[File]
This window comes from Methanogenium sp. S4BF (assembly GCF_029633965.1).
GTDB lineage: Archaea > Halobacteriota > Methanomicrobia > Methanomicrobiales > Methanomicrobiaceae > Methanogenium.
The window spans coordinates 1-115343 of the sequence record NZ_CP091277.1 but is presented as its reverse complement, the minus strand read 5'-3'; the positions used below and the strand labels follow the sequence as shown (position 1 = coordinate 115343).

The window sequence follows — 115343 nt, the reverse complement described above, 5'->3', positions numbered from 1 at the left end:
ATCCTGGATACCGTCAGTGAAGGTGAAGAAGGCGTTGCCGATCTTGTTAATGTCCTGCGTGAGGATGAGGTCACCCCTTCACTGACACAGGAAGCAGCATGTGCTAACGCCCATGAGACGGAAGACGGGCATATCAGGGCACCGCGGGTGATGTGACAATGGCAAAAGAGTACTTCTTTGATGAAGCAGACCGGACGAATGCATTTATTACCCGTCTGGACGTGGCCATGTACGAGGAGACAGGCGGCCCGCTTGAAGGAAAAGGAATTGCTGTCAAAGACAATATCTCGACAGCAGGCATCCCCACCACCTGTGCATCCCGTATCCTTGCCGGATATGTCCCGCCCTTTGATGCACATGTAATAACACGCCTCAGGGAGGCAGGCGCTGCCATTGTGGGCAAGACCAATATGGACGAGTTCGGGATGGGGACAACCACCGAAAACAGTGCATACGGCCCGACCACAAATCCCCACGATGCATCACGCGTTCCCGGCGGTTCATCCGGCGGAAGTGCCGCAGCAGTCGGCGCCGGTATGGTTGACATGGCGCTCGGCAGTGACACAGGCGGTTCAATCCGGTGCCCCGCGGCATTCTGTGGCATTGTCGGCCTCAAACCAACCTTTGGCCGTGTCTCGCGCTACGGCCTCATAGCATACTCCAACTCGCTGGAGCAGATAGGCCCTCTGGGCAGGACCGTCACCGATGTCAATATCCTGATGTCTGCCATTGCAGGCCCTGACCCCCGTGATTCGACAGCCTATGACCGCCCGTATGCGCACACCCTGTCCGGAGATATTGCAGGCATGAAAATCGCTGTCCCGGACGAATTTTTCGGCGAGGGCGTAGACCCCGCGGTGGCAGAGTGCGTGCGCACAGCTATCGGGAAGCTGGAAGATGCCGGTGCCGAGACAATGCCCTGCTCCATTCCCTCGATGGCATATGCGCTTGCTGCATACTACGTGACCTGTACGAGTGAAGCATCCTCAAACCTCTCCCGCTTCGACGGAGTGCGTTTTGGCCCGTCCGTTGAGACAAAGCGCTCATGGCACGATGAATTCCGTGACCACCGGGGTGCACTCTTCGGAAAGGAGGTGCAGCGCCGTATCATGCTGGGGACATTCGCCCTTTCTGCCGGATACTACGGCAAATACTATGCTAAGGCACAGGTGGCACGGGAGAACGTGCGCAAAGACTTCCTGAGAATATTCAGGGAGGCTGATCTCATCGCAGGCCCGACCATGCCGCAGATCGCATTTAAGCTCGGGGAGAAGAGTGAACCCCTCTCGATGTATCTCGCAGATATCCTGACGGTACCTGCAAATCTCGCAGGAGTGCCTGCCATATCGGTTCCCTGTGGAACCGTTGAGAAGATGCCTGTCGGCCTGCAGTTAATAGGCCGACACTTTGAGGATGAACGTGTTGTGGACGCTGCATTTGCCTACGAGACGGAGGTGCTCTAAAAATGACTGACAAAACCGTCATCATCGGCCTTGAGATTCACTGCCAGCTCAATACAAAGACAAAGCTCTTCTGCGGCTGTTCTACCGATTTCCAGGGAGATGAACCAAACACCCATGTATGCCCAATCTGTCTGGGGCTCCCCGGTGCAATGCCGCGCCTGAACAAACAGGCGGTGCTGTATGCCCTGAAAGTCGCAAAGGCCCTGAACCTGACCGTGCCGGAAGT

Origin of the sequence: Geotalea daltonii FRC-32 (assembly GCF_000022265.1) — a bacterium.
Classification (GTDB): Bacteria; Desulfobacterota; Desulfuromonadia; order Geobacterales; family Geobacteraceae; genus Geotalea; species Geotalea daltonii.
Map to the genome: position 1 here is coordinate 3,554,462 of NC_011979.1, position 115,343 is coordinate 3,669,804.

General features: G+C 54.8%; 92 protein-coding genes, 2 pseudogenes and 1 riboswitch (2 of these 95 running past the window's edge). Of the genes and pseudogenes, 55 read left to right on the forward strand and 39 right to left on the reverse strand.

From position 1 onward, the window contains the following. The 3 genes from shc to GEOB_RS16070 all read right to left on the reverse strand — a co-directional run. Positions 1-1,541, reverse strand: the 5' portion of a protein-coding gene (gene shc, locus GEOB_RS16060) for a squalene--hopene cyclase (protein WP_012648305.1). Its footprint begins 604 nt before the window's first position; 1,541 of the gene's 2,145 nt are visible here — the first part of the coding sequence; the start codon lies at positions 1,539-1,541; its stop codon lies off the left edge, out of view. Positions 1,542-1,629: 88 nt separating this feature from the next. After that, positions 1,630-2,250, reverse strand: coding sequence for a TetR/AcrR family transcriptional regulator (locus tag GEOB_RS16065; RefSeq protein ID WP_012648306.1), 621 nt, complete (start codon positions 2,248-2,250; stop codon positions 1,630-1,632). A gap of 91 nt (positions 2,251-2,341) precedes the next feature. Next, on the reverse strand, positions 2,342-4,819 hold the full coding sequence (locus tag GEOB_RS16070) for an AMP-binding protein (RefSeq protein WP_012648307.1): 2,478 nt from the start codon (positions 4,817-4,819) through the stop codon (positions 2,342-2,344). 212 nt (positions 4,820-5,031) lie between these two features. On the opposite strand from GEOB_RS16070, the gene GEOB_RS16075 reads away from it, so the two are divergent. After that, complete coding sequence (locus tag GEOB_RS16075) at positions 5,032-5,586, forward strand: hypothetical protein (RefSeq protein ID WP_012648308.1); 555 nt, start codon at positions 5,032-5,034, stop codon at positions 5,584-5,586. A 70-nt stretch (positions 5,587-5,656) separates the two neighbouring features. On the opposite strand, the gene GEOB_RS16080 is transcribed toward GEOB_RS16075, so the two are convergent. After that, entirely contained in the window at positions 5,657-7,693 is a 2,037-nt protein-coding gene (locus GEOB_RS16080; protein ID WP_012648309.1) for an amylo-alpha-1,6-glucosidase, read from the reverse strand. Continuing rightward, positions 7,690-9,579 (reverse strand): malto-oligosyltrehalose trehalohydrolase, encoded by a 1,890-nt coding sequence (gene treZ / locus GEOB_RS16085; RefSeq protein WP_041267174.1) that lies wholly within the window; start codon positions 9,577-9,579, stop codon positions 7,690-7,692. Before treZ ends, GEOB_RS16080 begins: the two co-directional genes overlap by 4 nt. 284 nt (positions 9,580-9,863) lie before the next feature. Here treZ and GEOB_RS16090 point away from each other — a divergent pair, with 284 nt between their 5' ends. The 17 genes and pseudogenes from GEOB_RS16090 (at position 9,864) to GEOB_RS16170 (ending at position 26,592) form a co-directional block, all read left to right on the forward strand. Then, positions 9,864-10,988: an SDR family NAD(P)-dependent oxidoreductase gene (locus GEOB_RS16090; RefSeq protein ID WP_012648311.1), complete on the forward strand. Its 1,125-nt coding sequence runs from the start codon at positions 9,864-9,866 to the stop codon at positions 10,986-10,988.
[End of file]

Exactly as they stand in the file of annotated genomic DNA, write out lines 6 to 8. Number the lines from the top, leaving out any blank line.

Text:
Origin of the sequence: Geotalea daltonii FRC-32 (assembly GCF_000022265.1) — a bacterium.
Classification (GTDB): Bacteria; Desulfobacterota; Desulfuromonadia; order Geobacterales; family Geobacteraceae; genus Geotalea; species Geotalea daltonii.
Map to the genome: position 1 here is coordinate 3,554,462 of NC_011979.1, position 115,343 is coordinate 3,669,804.